Feb. 14 (Bloomberg) -- NTT DoCoMo Inc., Japan’s biggest wireless operator, is holding talks on takeovers in the financial services, retail and digital-content industries to pare its reliance on mobile-phone calls.
The carrier has opened discussions with companies in these sectors, Chief Financial Officer Kazuto Tsubouchi said yesterday in an interview at the company’s headquarters in Tokyo. He declined to elaborate on potential targets.
DoCoMo aims to almost double revenue from non-traditional businesses to 1 trillion yen ($10.7 billion) by the year ending March 2016 as Japan’s shrinking population and market saturation saps growth in its main wireless operations. The company in January said it plans to buy online fashion retailer MAGAseek Corp., after announcing takeovers worth more than $425 million last year, according to data compiled by Bloomberg.
“We’ll need a jump via M&A deals to reach the 1 trillion yen target,” Tsubouchi said. DoCoMo can only get to as high as 800 billion yen growing its own businesses, he said. The company expects 520 billion yen this fiscal year.
Takeover targets may benefit from accessing DoCoMo’s customer base of about 60 million people or almost half of Japan’s population. To safeguard client data, DoCoMo will look to buy majority stakes when doing deals, Tsubouchi said.
“That information can be useful to many businesses that face slowing growth,” he said. “Still, it will only be used in a way where it remains under DoCoMo’s control.”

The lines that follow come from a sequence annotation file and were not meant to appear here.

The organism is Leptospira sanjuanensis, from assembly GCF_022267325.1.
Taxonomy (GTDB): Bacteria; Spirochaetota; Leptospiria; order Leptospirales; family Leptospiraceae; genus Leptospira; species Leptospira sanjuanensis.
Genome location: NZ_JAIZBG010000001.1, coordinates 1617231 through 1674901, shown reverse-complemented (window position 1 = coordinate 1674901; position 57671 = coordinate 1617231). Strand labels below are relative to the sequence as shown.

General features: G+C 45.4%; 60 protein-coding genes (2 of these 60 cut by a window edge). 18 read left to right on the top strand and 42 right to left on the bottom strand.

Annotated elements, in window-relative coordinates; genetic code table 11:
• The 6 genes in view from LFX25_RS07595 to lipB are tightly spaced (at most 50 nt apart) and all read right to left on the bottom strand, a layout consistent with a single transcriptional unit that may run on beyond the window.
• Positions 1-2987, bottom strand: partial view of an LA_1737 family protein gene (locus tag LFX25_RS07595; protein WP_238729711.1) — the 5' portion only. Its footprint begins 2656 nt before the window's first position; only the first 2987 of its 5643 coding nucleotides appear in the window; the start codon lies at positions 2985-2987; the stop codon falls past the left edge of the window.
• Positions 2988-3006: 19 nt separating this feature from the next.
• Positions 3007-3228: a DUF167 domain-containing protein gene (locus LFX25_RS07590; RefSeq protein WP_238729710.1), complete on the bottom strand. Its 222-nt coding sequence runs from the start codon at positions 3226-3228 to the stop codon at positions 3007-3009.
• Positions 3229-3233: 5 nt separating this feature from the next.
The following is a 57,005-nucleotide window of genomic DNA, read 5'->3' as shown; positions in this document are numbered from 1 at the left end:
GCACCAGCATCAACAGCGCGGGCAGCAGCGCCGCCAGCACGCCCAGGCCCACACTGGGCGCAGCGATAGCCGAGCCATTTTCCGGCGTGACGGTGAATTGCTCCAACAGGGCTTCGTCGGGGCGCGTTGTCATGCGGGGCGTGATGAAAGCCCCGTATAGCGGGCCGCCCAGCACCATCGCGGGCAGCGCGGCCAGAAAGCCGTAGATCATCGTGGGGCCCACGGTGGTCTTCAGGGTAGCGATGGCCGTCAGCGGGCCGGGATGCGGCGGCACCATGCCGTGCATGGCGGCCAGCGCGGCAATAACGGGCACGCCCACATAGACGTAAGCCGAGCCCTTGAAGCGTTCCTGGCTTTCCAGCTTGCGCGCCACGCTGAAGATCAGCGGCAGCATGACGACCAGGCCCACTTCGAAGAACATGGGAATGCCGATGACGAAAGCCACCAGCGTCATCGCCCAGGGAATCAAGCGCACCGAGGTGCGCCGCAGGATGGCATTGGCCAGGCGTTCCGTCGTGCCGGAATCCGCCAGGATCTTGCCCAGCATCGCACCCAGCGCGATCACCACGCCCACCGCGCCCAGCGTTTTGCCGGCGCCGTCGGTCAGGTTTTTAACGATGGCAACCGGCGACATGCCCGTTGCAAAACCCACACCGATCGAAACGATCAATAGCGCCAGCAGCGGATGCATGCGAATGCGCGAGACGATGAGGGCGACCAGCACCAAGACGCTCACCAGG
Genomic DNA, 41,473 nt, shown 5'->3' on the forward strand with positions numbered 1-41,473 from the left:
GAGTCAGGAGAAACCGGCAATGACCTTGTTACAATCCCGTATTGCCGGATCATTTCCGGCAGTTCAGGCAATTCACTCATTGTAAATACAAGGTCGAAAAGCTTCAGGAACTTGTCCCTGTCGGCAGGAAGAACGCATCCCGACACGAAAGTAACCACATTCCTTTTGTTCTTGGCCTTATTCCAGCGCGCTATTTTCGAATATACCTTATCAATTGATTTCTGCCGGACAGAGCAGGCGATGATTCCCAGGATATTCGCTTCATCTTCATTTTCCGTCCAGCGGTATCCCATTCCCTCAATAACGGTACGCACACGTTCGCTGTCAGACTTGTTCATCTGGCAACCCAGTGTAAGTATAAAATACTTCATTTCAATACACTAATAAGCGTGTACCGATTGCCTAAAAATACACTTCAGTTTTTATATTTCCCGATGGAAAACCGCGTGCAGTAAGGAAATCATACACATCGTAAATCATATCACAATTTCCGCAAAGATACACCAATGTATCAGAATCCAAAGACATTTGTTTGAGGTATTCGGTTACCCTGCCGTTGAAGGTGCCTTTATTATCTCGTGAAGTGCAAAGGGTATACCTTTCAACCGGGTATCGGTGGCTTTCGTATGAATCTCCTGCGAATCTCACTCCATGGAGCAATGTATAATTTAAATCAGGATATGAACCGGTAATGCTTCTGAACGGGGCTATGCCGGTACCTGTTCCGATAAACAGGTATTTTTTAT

The new-businesses push is also influencing whether DoCoMo will join competitors in offering Apple Inc. iPhones. The carrier, the only major Japanese operator that doesn’t offer the phones, is concerned that introducing them could hit growth in its retail and entertainment platforms, Tsubouchi said. Still, adding the devices may help retain customers, he said.
The carrier yesterday rose 0.6 percent to 139,100 yen in Tokyo. It has risen 12 percent this year, compared with an 11 percent advance for competitor Softbank Corp. and an 8.2 percent gain for Japan’s benchmark Nikkei 225 Stock Average.
DoCoMo will separately consider a possible bond sale as a way to help repay debt, Tsubouchi said. The company has 130 billion yen of bonds maturing this year, according to data compiled by Bloomberg.
“We can redeem the bonds with cash in hand, but it may not be wise to stay distant from capital markets,” Tsubouchi said.
The company had 340.4 billion yen of cash and near-cash items at the end of last year. Its net income in the nine months through December rose 5.5 percent to 416 billion yen.
DoCoMo is also assessing developments in the Indian wireless market as it considers the future of its 26 percent stake in Tata Teleservices Ltd. The carrier has put options in regards to the stake, Tsubouchi said, without elaborating on how much of the holding it can sell, at what price or until when.
Teleservices has been struggling to improve earnings after failing to get a license for more bandwidth, Tsubouchi said. DoCoMo will also look at the Indian company’s earnings and industry consolidation before deciding on the fate of the stake it bought for $2.7 billion in 2009, the CFO said.
Teleservices is in discussions on a combination with Telenor ASA’s local operations, three people with knowledge of the matter told Bloomberg News in November.
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